7.3 Summarising the Core Messages of Chapter 7. Prosperity and Religion

The relationships of prosperity vis-à-vis religion as a predictor (independent) variable (e.g. Weber) or as a criterion (dependent) variable (e.g. Marx) reinforce each other and produced a vast body of theories and empirical studies. In the first causal arrow, Weber’s explanations and findings in The Protestant Ethic and the Spirit of Capitalism has attracted much criticism over the last century. The debate remains polarised. Thus, numerous quantitative studies link the relations between Christian religions and prosperity indicators. The corresponding empirical conclusions either support Weber’s central thesis (mainly at cross-country levels, e.g. La Porta et al., 1999; Granato et al., 1996) or refute it (mainly selective regional examples or subnational levels; see, for instance, Cantoni, 2015; Delacroix & Nielsen, 2001; Iannaccone, 1998).

In any event, the effects of Christianity on prosperity seem to vary depending on the leading religious denomination influencing a given society. Recent research largely confirms that the Reformation played a vital role in Europe’s economic and political trajectory, although for different reasons than those advanced by Weber (Woodberry, 2012; Becker et al., 2016, p. 11). Consequently, a Protestant “work ethic” might oversimplify the intricate process that makes Protestant societies more prosperous than Roman Catholic or Orthodox ones. A particular work ethic is no more than one of many underlying mechanisms and contributing factors.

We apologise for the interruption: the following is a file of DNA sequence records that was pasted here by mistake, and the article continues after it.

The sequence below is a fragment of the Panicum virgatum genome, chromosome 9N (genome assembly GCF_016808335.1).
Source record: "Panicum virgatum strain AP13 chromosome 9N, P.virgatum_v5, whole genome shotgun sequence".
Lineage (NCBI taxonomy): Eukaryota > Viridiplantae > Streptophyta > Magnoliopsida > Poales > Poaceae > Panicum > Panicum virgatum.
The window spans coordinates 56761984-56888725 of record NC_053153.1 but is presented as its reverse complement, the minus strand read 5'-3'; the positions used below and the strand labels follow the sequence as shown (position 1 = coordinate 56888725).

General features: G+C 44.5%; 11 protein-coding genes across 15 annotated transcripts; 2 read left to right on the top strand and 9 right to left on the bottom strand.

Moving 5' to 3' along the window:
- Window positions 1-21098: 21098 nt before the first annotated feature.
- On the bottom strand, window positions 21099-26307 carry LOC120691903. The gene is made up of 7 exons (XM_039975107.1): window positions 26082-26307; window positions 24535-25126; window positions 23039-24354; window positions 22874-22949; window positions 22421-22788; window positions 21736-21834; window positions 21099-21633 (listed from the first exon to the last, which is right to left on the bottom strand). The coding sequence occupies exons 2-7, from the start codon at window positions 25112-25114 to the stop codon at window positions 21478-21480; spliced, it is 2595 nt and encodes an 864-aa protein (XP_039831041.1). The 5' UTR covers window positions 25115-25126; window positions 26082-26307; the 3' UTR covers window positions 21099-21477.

For instance, education and hierarchy are two decisive prosperity mechanisms related to religious denominations. The historical Protestant focus on education has positively influenced societal and prosperity outcomes (Becker & Woessmann, 2009). Likewise, the hierarchical power relations in Orthodoxy, Islam, or Roman Catholicism have had unfavourable long-term effects on social progress and prosperity (La Porta et al., 1997). Chapters 8, 9, 10, and 11 will elaborate on these issues.